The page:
When the Waccamaw River in Conway crested at nearly 18 feet after Hurricane Matthew's flooding last year, environmentalists and others worried that coal ash from unlined pits at Santee Cooper's adjacent power plant site might spill into the waterway that inspired the city's "Rivertown" nickname.
It was the second consecutive year that historic rains had threatened the dikes that separate the river from the coal ash — a toxic sludge containing arsenic, lead and other pollutants.
While the ash ponds remained intact on both occasions, the outcome could have been disastrous had Santee Cooper not agreed in 2013 to start removing the waste stored at its coal-fired power plants, including the closed Grainger site.
When the floods came, more than half of the ash at Grainger was already gone.
"The Grainger lagoons were very much at risk," said Frank Holleman, an attorney with the Southern Environmental Law Center, which represented a trio of groups that filed a lawsuit against Santee Cooper to force removal of the ash.
"The flooding showed the wisdom of Santee Cooper's decision," Holleman said.
South Carolina's electric utilities, which once fought any effort to remove ash from their sites, now lead the Southeast in their efforts to clean up and recycle the sloshy mess that's long been a source of pollution in groundwater, lakes and rivers.
Santee Cooper, South Carolina Electric & Gas and Duke Energy have combined to excavate roughly 5.6 million tons of ash for use in recycling programs or to move it to safe, lined landfills. Another 14 million tons will be removed statewide within the next decade.
"South Carolina's utilities are proving that excavation can be done relatively quickly and that it creates huge positive results for the environment," the Southern Alliance for Clean Energy said in a December report.
Today, every unlined coal ash lagoon in South Carolina has either been excavated, is being excavated or is scheduled to be excavated for transportation to dry, lined landfills or for use in recycling.
The rest of the South is lagging — about 40 million tons of coal ash in five other states will be excavated while another 250 million tons will be left in place, the alliance said.
"South Carolina as a state — and particularly Santee Cooper and SCE&G — are leaders in the region, if not in the country, in coal ash cleanups," Holleman said. "Our rivers are cleaner and our communities are safer because of that."
More than an environmental victory, the coal ash cleanup has been an economic boon.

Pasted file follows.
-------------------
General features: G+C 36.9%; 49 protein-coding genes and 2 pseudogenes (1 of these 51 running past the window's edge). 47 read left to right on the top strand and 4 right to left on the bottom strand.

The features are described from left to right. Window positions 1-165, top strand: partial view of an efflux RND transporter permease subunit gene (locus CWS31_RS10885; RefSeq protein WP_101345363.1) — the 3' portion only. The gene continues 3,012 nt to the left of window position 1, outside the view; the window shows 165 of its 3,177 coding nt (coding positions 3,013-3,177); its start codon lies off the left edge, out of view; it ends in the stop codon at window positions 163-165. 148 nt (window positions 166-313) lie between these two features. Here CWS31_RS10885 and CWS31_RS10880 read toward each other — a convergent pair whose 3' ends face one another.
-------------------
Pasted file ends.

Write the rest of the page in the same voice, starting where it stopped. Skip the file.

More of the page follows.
"It's good for the environment, it's good for our customers and it's good for the economy because it's providing and sustaining jobs," Santee Cooper spokeswoman Mollie Gore said.
Lexington-based SEFA Group, for example, has invested $40 million in a Georgetown plant that recycles wet ash into a product that's sold to concrete manufacturers.
"Pretty much any concrete you see poured in the state of South Carolina, if the ash is available, it's in it," Jim Clayton, SEFA's chief operating officer, said of the company's product. Concrete made with SEFA's recycled product is stronger and more durable than traditional concrete and has been used for large scale projects like the Ravenel Bridge in Charleston.
With construction booming, Clayton said demand for recycled ash far outstrips supply.
"We're selling everything we can make right now," he said.
Slow to start
South Carolina's utilities haven't always been so eco-friendly when it comes to cleaning up their decades-long storage of coal ash, the waste that's created when coal is burned to produce electricity.
Moncks Corner-based Santee Cooper initially wanted to leave the Grainger ash ponds in place by building a concrete vault around them. The price tag for that project would have been $40 million — about half the cost of moving the ash to an off-site, lined landfill.
Three groups — Winyah Riverkeepers Foundation, the Coastal Conservation League and the Southern Alliance for Clean Energy — filed a lawsuit against Santee Cooper in June 2012, alleging the utility was violating the state's Pollution Control Act.
Santee Cooper fought the lawsuit at first but later relented in the face of public and political pressure, including Conway City Council's unanimous resolution opposing any plan that would leave ash ponds next to the Waccamaw River.
By the end of 2013, Santee Cooper had agreed to remove all of the ash stored at Grainger and pledged to clean up two other facilities — Winyah near Georgetown and the Jefferies Generating Station in Moncks Corner.
"The community made it clear that it wanted its river protected, and Santee Cooper changed its policy," Holleman said of the Grainger cleanup, which is two years ahead of schedule. "They made a 180-degree change and became a national leader on this issue."